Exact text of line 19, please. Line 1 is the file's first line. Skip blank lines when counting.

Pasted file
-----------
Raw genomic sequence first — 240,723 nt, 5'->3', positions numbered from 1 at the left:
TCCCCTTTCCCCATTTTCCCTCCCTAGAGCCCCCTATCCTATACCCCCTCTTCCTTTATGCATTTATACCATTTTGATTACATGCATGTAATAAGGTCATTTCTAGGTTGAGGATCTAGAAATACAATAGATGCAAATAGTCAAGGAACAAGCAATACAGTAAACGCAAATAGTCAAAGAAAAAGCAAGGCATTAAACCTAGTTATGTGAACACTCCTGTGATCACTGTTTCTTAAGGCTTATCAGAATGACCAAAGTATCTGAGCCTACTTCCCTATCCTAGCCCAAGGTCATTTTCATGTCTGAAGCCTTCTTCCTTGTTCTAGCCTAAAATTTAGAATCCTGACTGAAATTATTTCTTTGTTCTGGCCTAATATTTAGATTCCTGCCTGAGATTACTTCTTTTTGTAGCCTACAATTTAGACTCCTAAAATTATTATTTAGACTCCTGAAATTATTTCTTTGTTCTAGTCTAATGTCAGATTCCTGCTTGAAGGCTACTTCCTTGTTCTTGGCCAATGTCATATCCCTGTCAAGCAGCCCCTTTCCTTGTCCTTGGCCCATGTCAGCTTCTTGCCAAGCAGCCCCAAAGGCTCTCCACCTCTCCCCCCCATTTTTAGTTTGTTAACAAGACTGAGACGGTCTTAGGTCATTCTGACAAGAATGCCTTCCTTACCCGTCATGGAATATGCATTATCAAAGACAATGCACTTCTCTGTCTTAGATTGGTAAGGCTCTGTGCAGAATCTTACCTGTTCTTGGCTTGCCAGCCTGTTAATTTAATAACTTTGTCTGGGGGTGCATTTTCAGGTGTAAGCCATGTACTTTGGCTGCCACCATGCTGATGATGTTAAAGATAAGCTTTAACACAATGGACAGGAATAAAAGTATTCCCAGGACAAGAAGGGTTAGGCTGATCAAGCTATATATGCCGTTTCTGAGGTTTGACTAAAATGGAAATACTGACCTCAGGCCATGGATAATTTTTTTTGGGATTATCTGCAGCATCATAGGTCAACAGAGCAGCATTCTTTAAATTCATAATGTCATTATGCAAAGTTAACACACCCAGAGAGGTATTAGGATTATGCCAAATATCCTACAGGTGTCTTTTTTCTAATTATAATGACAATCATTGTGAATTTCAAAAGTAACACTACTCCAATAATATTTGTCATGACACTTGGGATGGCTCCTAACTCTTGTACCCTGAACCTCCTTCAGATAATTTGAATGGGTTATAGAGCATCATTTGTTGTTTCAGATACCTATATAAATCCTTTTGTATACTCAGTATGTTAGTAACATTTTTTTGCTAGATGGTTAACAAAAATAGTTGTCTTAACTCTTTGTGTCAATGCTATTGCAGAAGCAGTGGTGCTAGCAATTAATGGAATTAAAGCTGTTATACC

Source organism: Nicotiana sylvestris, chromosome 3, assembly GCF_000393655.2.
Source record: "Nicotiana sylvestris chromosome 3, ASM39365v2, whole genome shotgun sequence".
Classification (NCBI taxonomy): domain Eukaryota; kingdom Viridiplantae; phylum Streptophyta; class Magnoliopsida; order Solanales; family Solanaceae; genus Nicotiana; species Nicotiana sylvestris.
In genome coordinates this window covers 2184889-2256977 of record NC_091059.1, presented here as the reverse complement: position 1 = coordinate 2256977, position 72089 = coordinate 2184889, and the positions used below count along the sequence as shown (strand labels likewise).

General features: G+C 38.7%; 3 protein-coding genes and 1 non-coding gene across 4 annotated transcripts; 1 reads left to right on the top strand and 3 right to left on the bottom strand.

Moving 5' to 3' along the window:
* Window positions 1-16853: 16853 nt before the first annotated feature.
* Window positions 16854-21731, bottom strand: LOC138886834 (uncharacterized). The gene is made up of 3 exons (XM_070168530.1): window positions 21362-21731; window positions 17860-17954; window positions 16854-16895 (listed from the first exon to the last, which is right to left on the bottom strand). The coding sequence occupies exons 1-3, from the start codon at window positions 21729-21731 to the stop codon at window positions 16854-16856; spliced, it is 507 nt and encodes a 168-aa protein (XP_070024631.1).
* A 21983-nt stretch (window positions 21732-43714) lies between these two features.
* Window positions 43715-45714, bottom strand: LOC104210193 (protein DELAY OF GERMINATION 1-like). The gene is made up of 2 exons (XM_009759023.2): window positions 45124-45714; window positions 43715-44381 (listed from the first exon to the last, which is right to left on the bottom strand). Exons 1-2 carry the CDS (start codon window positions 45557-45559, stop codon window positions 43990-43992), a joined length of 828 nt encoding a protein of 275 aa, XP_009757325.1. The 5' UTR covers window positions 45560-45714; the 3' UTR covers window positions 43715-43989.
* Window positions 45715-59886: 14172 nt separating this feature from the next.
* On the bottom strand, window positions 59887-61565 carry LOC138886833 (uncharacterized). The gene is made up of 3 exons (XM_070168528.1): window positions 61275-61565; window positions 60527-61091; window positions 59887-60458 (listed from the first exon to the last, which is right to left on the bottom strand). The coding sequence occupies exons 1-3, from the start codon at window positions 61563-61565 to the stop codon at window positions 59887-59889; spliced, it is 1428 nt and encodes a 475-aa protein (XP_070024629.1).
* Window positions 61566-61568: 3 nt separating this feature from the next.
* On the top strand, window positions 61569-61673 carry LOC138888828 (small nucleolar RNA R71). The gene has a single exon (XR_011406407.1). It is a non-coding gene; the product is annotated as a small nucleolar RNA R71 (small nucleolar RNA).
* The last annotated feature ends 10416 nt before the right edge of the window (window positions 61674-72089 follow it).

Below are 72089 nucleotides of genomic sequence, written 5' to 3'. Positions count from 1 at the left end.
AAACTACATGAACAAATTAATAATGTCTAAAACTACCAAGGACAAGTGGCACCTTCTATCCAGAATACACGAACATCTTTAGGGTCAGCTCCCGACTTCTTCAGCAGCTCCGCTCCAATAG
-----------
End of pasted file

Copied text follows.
AAACTACATGAACAAATTAATAATGTCTAAAACTACCAAGGACAAGTGGCACCTTCTATCCAGAATACACGAACATCTTTAGGGTCAGCTCCCGACTTCTTCAGCAGCTCCGCTCCAATAG